Many call for practical sermons. I have made the same call on occasion. However, the term “practical sermons” means different things to different people. For example, some preachers use the term to mean sermons that give people life skills to help them live in this world. These sermons would address such important things as becoming a better employee or entrepreneur. Other sermons might be how to overcome racism and sexism to break through the glass ceiling that “the enemy” wants to use to block you from your God given destiny of prosperity, health, and wealth (certainly you have read enough of my work to know I have great problems with such a presentation…but I digress…).
Practical Sermon Drawbacks
A few months ago, I remember a sermon that illustrates this mindset clearly. The preacher took the life or Joseph and distilled 4 or 5 principles that would help the hearer to become a better employee and thus get the next promotion. I forget the title, but the point was to follow the steps of Joseph to become a better employee.
Certainly, if you apply the principles of this very practical sermon, you will no doubt be better equipped to move ahead in your job. Certainly, there is a time to learn how to be a good worker or know when it is time to move to another job. But I seriously question whether the morning sermon during the worship service is the right time or location. On another note, I wonder if the preacher is the right one to give that kind of training in many instances.
Are Spiritual Sermons the Answer?
There are some who would question that kind of sermon by saying that we need to preach “spiritual” things and not “worldly” things. Some would argue that we need to point people to the heavenly realm. I like the emphasis on the spiritual that those who argue along these lines give, but I think it has a tendency to limit God’s incoming kingdom to a particular realm, namely “spiritual” topics and venues. Often, these “spiritual” things can be separate from our daily lives.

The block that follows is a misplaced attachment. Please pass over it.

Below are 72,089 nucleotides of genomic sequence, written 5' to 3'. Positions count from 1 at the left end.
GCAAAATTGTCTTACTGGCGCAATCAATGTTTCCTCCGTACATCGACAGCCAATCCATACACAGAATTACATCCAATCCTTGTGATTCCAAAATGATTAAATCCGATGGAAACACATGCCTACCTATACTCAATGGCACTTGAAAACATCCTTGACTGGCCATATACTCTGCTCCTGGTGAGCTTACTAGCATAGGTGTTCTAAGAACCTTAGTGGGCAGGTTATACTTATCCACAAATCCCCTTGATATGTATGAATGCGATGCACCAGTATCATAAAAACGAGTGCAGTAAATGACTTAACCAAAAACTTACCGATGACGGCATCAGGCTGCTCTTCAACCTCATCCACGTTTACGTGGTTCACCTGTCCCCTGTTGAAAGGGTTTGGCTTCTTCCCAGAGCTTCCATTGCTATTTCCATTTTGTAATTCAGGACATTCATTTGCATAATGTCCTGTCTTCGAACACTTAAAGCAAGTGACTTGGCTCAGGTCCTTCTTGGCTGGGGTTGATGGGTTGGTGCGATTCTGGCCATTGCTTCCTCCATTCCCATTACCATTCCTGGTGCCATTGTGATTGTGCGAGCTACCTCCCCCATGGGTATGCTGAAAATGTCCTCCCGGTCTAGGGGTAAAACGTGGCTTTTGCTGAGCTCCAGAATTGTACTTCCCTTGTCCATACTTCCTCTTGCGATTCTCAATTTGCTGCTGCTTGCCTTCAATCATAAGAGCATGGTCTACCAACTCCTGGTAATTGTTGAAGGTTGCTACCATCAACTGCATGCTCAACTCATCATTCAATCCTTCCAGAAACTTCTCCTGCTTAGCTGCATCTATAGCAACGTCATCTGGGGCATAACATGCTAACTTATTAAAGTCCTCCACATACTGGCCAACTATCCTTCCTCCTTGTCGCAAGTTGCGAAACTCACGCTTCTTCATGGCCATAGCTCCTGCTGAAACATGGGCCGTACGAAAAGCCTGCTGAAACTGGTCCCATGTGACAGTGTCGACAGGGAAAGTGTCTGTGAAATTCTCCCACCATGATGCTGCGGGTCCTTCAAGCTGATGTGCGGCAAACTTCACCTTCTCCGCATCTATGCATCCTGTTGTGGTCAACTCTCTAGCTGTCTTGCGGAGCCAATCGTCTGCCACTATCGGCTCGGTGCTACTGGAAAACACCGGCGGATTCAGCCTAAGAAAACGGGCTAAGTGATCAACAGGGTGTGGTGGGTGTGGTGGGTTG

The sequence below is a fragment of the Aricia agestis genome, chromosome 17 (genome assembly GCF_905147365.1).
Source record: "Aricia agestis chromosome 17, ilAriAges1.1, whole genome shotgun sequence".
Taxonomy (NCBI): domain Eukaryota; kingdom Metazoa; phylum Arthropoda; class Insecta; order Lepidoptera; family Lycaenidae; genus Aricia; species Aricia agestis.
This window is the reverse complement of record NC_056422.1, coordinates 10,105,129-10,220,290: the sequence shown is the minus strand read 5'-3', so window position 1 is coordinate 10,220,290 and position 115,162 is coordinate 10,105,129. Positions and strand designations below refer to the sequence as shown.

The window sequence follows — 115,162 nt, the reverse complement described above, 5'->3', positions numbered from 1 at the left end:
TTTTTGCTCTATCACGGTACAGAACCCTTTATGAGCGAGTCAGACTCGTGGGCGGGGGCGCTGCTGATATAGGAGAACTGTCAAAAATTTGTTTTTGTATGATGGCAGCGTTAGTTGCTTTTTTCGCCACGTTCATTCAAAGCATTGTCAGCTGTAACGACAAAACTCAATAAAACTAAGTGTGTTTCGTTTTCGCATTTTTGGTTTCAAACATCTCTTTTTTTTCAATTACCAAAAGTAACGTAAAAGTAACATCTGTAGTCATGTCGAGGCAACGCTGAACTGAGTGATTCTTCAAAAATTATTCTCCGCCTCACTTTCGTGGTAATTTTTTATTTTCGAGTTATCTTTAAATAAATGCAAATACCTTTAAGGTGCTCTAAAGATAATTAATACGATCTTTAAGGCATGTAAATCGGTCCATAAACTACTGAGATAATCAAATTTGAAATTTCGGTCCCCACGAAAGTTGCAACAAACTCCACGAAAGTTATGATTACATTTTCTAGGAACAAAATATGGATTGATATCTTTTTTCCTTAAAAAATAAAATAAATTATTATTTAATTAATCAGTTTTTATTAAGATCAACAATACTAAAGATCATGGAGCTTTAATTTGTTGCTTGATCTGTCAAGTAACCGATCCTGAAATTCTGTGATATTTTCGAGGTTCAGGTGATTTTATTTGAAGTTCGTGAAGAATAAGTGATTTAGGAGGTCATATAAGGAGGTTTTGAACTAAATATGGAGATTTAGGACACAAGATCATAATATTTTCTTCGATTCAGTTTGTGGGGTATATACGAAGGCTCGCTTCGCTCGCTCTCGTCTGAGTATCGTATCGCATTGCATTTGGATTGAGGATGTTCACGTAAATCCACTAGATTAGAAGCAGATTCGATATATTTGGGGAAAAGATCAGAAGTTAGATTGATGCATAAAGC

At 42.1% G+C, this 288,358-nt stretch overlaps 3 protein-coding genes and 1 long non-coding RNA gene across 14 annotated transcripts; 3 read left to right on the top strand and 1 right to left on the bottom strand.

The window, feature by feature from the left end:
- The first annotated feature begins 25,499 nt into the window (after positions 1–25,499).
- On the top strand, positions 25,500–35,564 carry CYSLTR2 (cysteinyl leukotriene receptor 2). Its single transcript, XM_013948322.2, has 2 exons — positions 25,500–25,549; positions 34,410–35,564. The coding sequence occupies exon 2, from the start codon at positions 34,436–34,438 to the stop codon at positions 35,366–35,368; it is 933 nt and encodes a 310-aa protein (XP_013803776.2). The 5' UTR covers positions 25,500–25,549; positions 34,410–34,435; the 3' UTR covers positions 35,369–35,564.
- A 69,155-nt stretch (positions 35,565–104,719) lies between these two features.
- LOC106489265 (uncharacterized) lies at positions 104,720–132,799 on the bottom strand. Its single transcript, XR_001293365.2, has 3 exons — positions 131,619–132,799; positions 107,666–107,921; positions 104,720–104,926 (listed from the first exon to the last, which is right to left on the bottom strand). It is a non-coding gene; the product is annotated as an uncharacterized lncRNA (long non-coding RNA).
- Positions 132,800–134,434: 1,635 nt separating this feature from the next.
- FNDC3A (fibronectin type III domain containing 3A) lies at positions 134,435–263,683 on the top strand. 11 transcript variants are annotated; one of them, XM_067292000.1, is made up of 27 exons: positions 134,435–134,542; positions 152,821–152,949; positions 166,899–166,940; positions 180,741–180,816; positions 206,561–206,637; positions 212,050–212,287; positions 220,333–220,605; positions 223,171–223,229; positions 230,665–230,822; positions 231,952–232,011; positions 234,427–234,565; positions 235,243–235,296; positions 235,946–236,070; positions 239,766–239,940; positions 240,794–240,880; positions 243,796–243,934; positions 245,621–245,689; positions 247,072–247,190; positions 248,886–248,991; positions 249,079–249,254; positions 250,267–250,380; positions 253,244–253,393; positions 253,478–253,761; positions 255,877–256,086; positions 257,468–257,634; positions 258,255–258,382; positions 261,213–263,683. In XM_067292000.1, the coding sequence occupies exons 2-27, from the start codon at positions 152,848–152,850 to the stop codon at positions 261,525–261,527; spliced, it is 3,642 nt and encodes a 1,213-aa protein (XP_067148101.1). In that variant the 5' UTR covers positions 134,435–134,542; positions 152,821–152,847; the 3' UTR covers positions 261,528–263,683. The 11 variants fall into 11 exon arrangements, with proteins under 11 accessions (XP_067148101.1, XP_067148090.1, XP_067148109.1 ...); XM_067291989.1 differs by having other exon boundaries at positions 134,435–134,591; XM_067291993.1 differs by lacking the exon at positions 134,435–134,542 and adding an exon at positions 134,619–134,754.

This kind of preaching places a disconnect between the way we live during the week and the way we are called to live as Christians. This kind of preaching makes it too easy to be comfortable in political parties when both should offend our prophetic tendencies from time to time. This kind of preaching makes it too easy for us to preach about “turning the other cheek” on Sunday morning but bash in cheeks every other day of the week. It makes it too easy to give grace and forgiveness to the perpetrators of wars based on lies while condemning the two-bit criminal robbing the 7-11. Or vice-versa depending on our political tendencies.
Moving Beyond the Spiritual – Practical Dichotomy
No, we are not looking for a practicality that does not confront the status-quo but merely teaches us how to strive to live in it. Neither are we seeking to teach a spirituality that only has relevance to “gettin’ to heaven.”
Yes, the practical preaching proponent is right in the desire to allow God’s principles to invade every area of our lives, but the Spiritual preaching proponent is right that the spiritual aspects of the coming kingdom must take center stage in our lives.
So what do we do? We preach God’s kingdom. We preach what it means to live in that kingdom. We preach the ethical demands on those of us who are citizens in that kingdom. We preach how to become citizens of that kingdom. We preach how to live as ambassadors of that coming kingdom in this world.
Certainly, living as a member of God’s kingdom has relevance to life down here. Being a good citizen of God’s kingdom in many cases means that we will be a good worker at work. It means we will be a good steward of God’s blessings. It does mean that we will do our duty down here. So the practical side will be taken care of. But also, the spiritual side will be addressed, as this is the fuel that empowers our living.
Great preaching is about living in that coming kingdom. Let us be true to it and true to our God. Leave the surface self-help messages to the personal development gurus and television preachers. On the other hand, don’t preach a “gettin’ to heaven” sermon that has no relevance for living in this world. Go head on and preach God’s coming kingdom and watch as the gates of hell begin to fall on its face.